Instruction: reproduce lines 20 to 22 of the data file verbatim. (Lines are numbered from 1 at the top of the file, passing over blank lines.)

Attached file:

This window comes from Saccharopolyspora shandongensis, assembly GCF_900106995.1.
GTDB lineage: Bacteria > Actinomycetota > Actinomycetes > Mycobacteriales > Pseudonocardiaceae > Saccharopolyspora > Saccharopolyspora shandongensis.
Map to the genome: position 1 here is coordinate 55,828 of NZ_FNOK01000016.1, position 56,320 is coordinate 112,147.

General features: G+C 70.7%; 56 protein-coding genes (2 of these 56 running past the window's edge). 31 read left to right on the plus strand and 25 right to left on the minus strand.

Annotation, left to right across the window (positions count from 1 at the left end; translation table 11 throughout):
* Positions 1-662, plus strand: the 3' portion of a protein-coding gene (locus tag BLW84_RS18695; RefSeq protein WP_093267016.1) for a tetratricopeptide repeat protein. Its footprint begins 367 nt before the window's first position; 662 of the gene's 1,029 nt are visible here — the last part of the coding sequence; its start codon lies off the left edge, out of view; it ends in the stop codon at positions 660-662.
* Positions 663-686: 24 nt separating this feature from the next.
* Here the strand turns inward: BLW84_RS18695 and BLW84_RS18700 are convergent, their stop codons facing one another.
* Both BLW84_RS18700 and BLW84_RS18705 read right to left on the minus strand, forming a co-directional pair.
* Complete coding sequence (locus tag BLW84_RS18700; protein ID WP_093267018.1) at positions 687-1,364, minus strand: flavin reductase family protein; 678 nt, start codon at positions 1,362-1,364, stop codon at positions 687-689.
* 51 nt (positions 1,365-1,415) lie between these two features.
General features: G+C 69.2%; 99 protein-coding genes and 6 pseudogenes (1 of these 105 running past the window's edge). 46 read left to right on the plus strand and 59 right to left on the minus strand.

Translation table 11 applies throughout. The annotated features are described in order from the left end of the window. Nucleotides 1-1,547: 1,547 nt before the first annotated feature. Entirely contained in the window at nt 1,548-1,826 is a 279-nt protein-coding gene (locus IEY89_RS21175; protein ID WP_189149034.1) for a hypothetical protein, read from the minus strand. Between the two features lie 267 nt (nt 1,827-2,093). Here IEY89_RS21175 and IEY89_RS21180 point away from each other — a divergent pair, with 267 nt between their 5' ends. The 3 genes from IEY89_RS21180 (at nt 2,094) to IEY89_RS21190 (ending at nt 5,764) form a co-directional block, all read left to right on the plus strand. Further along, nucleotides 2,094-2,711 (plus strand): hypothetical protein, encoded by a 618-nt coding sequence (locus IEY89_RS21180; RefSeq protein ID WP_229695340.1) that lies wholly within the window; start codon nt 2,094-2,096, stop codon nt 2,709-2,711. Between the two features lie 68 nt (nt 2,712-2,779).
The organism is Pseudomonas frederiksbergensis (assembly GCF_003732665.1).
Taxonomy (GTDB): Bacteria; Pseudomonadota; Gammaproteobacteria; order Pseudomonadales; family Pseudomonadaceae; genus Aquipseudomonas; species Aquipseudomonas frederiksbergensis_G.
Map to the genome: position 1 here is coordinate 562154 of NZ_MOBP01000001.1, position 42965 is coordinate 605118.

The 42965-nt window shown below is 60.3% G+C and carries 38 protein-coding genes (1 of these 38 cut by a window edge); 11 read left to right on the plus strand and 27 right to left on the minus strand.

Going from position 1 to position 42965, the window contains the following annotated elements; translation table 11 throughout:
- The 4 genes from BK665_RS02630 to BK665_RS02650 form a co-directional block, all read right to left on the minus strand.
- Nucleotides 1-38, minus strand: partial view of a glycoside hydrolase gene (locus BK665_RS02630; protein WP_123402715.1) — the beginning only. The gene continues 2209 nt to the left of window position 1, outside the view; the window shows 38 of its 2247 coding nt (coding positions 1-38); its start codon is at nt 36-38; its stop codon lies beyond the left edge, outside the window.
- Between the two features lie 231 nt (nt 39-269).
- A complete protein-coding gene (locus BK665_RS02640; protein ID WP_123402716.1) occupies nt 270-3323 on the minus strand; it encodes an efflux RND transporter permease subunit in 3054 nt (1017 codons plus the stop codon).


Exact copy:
- Nucleotides 1-38, minus strand: partial view of a glycoside hydrolase gene (locus BK665_RS02630; protein WP_123402715.1) — the beginning only. The gene continues 2209 nt to the left of window position 1, outside the view; the window shows 38 of its 2247 coding nt (coding positions 1-38); its start codon is at nt 36-38; its stop codon lies beyond the left edge, outside the window.
- Between the two features lie 231 nt (nt 39-269).
- A complete protein-coding gene (locus BK665_RS02640; protein ID WP_123402716.1) occupies nt 270-3323 on the minus strand; it encodes an efflux RND transporter permease subunit in 3054 nt (1017 codons plus the stop codon).